The British government is in even more of a crisis than usual, after David Davis—the minister in charge of negotiating and delivering the U.K.'s divorce from the European Union—resigned in protest at Prime Minister Theresa May's latest Brexit strategy (it would have delivered a very "soft Brexit" that still involves a free-trade agreement between the U.K. and the EU). May, who now faces outright rebellion from the hardline Brexiteer faction of her Conservative Party, has appointed Dominic Raab as Davis's successor. Guardian
The U.S. reportedly tried to sink an international resolution supporting the feeding of babies with breastmilk, thanks to lobbying from the formula industry. According to the New York Times, the U.S. delegation at the World Health Assembly threatened countries such as Ecuador into dropping their support for the resolution, only to be thwarted by… Russia! "We’re not trying to be a hero here, but we feel that it is wrong when a big country tries to push around some very small countries, especially on an issue that is really important for the rest of the world," said a Russian delegate. NYT
Around the Water Cooler
Remember a couple months ago when scientists said someone was mysteriously making CFCs again, breaking the global ban and threatening the timely recovery of the ozone layer? Turns out that Chinese manufacturers of the plastic foam used in building insulation are at least partly responsible. Environmental campaigners found the use of CFC-11 in that sector is absolutely rife, even though it's supposed to have ended in 2010. Guardian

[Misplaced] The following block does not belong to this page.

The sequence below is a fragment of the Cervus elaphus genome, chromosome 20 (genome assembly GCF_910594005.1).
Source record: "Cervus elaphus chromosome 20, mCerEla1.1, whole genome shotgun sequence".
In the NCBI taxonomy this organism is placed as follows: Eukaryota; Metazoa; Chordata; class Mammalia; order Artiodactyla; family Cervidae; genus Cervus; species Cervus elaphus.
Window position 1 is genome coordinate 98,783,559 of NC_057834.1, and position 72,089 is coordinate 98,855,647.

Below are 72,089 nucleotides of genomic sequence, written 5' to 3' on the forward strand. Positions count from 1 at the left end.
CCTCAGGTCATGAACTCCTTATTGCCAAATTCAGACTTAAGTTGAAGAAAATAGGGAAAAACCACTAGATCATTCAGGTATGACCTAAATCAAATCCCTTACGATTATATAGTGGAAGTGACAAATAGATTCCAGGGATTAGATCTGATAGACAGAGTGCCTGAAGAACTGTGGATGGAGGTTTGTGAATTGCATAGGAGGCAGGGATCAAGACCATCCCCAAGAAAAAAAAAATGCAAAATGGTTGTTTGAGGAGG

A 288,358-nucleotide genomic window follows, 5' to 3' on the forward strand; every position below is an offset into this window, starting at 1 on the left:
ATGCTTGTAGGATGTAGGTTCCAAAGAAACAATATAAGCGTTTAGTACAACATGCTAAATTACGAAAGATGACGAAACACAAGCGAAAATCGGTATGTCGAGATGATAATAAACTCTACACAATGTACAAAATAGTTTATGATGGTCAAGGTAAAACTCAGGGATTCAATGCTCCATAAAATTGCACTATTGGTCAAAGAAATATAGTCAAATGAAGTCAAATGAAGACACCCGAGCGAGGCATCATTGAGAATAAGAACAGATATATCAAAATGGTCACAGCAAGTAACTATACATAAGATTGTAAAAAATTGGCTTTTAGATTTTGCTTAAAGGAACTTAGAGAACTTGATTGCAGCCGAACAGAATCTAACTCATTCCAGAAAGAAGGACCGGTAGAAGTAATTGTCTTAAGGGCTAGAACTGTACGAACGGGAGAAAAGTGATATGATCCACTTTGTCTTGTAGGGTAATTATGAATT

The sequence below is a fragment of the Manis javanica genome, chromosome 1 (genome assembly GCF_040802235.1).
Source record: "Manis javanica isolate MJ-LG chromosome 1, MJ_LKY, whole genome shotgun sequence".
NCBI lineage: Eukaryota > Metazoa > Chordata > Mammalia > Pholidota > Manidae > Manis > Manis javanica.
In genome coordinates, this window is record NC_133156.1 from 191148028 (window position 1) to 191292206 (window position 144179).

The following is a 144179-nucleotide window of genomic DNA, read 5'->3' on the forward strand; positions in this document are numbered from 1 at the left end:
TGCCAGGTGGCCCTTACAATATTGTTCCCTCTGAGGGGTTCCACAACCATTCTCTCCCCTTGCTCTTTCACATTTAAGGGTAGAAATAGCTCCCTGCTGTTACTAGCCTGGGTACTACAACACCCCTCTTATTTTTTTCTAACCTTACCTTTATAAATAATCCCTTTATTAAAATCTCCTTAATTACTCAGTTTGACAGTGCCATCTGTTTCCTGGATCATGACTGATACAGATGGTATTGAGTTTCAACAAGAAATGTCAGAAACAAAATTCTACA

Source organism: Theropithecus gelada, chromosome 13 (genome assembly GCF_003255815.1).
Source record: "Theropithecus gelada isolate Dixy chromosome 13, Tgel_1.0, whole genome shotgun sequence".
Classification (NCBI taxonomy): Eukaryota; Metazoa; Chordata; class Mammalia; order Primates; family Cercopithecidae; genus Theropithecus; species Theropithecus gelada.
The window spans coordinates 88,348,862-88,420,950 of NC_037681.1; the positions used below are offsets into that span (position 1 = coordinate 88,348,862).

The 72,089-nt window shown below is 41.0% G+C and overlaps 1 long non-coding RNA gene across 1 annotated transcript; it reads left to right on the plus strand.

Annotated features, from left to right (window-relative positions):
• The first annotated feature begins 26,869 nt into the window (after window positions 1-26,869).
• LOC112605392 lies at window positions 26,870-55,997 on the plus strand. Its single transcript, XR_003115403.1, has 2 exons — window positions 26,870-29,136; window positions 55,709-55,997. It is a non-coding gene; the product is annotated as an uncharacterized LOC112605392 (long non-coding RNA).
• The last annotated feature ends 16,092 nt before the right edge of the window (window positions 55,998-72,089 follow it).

JPMorgan analysts reckon that, if a recession strikes, you should avoid emerging market currencies and instead stock up on the U.S. dollar, Japanese yen, Singapore dollar and Swiss franc. "Recessions are when creditors get to ask for their money back. Three of the top four currencies to own during a recession are those of countries that boast extremely strong external positions," they said in a note. Bloomberg
The Wall Street Journal has a piece on Tencent, the Chinese tech powerhouse that is apparently in increasing tension with Beijing over the information shared on its WeChat messaging network. The article sets out the laws that WeChat must follow, and how Tencent CEO "Pony" Ma Huateng has had to step up as point man with Chinese regulators. WSJ
How We Got Here
"How did the world’s greatest democracy and economy become a land of crumbling roads, galloping income inequality, bitter polarization and dysfunctional government?" That's the question Steven Brill tries to answer in a fascinating essay for Time. The answer, broadly, is that the generation that "won" the American Dream "were able to consolidate their winnings, outsmart and co-opt the forces that might have reined them in, and pull up the ladder so more could not share in their success or challenge their primacy." Time